Several years ago following a book event at the library in Cannon Beach I was approached by a beautiful woman who told me a terrifying tale. It, like so many terrifying tales, involved depression and anxiety and brokenness and silence.
And years of unanswered questions.
In the short time that we spoke that woman became a friend, as sometimes happens when authors and readers connect.
Cat and I first connected through the story of Karly Sheehan.
Cat has a tender heart that always, always seeks out the hurting among us, whether that is ministering to abandoned and neglected children or abandoned and neglected elderly. Cat takes seriously the admonition to go and be the change you want to see in the world. When she turns her attention towards someone that person can’t help but be blessed.
You ever met someone and you go away feeling a heaviness in your spirit? A sense that you need to steer clear of that person because there is just something dark about them?
Yeah, Cat is nothing like that.
Light emanates from her.
I’ve met a few people like Cat in my lifetime. People who have endured hard, hard things and yet have come out on the other side of all that brokenness with an unwavering faith that God is good and Jesus loves us and all that love ought to compel us to live a better story.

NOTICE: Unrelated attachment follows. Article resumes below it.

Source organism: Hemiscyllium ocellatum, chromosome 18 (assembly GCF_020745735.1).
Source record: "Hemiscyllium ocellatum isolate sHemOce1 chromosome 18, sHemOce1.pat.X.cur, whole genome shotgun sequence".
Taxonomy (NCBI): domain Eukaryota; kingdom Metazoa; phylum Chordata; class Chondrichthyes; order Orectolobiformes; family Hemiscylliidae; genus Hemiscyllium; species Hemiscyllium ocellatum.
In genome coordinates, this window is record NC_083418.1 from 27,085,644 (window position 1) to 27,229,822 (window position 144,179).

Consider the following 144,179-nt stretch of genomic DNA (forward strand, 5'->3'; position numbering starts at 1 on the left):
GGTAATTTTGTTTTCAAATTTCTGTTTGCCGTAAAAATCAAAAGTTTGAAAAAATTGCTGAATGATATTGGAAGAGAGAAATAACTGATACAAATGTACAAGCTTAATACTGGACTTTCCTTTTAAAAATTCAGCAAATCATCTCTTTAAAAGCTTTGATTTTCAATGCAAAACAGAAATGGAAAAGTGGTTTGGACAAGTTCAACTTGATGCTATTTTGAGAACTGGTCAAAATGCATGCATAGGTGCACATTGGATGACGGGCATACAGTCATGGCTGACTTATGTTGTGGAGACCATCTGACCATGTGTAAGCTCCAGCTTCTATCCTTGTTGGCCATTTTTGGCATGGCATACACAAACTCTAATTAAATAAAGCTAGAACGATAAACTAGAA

People like that are a true treasure. We ought to hold those people close to us. The world can be a very dark place without the friendship of such individuals. If you have a friend like that, you ought to drop them a note this week, tell them how much you cherish them and their faith, and how much their friendship means to you. We all need to hear good words these days.
We ought to plant good words like tulip bulbs, with the confidence that a glory awaits us on the other side of whatever darkness we may find ourselves enduring at the time.
We all need to seriously consider our roles as planters of grace.
Cat and I met up again this weekend. This time at an author’s luncheon at The Springs at Sherwood. Cat’s mother, Lois, and her friends pulled together a lovely event that included authors Philip Margolin, Shannon Kaiser and Brian Doyle. I can’t remember when I have laughed so much. Brian and Shannon were inspirational and hilarious. Margolin, the smart one among us, shared how he spent decades researching his first historical fiction. His previous NYT bestsellers have been thriller crime fiction. (Here’s a hint for you Georgia friends, his next book was inspired by St. Simon’s Island).